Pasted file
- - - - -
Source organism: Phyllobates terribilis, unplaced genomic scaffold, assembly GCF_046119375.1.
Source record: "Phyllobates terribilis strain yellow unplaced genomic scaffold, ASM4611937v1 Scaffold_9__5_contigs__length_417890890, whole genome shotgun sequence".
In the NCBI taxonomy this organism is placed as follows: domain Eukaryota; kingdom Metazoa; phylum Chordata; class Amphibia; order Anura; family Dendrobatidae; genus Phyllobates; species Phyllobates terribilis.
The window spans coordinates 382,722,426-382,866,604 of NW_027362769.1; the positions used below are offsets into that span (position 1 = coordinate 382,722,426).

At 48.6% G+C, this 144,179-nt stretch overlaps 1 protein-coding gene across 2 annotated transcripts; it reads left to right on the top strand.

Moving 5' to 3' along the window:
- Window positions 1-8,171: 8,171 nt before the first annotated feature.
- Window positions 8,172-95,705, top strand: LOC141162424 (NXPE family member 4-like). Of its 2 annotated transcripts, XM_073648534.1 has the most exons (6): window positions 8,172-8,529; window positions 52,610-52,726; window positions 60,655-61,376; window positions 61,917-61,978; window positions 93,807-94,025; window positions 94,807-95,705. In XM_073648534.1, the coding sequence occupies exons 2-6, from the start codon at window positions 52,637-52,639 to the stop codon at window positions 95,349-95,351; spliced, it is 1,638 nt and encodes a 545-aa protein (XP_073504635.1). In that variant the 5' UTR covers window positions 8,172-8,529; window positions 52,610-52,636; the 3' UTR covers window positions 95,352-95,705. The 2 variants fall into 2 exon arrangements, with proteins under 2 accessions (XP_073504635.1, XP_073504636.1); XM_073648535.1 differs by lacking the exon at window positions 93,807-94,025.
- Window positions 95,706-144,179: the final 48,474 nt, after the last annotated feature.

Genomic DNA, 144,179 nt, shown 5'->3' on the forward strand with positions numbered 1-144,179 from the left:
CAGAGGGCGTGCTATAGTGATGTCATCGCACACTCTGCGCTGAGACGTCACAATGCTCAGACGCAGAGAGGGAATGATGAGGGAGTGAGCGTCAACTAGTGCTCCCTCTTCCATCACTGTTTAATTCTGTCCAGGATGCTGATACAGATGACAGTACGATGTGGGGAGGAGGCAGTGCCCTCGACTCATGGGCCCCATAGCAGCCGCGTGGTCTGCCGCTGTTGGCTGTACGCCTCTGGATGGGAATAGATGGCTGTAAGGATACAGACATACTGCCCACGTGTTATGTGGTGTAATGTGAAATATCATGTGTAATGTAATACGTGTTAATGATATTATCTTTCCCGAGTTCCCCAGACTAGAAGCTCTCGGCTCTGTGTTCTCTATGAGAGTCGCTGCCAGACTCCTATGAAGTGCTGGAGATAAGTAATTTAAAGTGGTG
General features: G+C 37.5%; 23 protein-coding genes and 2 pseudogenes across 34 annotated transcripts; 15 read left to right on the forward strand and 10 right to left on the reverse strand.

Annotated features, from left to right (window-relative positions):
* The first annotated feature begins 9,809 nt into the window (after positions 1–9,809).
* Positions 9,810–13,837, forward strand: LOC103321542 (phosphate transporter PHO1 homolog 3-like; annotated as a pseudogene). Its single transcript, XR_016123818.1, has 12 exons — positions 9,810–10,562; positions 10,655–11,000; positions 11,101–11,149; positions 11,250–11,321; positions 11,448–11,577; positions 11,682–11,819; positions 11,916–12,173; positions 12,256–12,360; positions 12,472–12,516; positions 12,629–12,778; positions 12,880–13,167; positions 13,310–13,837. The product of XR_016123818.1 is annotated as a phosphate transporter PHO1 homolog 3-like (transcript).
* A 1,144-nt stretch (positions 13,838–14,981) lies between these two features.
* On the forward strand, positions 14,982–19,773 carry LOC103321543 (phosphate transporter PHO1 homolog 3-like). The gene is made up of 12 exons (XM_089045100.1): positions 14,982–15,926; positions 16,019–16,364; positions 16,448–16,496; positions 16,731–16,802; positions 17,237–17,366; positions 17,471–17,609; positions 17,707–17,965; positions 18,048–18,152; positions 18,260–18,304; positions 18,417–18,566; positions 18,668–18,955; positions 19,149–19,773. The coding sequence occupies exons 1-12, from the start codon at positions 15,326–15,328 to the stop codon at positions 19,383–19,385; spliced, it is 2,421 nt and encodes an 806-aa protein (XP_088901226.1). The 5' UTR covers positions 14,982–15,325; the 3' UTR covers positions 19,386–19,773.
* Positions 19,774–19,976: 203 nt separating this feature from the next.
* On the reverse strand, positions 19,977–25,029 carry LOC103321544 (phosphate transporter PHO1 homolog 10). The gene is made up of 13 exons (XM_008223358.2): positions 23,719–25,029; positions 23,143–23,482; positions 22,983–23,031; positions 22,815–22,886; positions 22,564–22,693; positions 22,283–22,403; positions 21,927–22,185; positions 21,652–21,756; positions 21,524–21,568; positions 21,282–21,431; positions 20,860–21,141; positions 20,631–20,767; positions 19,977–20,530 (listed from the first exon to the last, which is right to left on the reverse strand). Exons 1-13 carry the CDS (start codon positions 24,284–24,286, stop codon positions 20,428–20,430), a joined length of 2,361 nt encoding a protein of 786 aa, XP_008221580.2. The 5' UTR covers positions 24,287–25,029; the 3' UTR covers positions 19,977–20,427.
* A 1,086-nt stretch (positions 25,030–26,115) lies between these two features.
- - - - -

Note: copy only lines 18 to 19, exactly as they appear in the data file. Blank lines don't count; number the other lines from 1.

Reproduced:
* Positions 19,774–19,976: 203 nt separating this feature from the next.
* On the reverse strand, positions 19,977–25,029 carry LOC103321544 (phosphate transporter PHO1 homolog 10). The gene is made up of 13 exons (XM_008223358.2): positions 23,719–25,029; positions 23,143–23,482; positions 22,983–23,031; positions 22,815–22,886; positions 22,564–22,693; positions 22,283–22,403; positions 21,927–22,185; positions 21,652–21,756; positions 21,524–21,568; positions 21,282–21,431; positions 20,860–21,141; positions 20,631–20,767; positions 19,977–20,530 (listed from the first exon to the last, which is right to left on the reverse strand). Exons 1-13 carry the CDS (start codon positions 24,284–24,286, stop codon positions 20,428–20,430), a joined length of 2,361 nt encoding a protein of 786 aa, XP_008221580.2. The 5' UTR covers positions 24,287–25,029; the 3' UTR covers positions 19,977–20,427.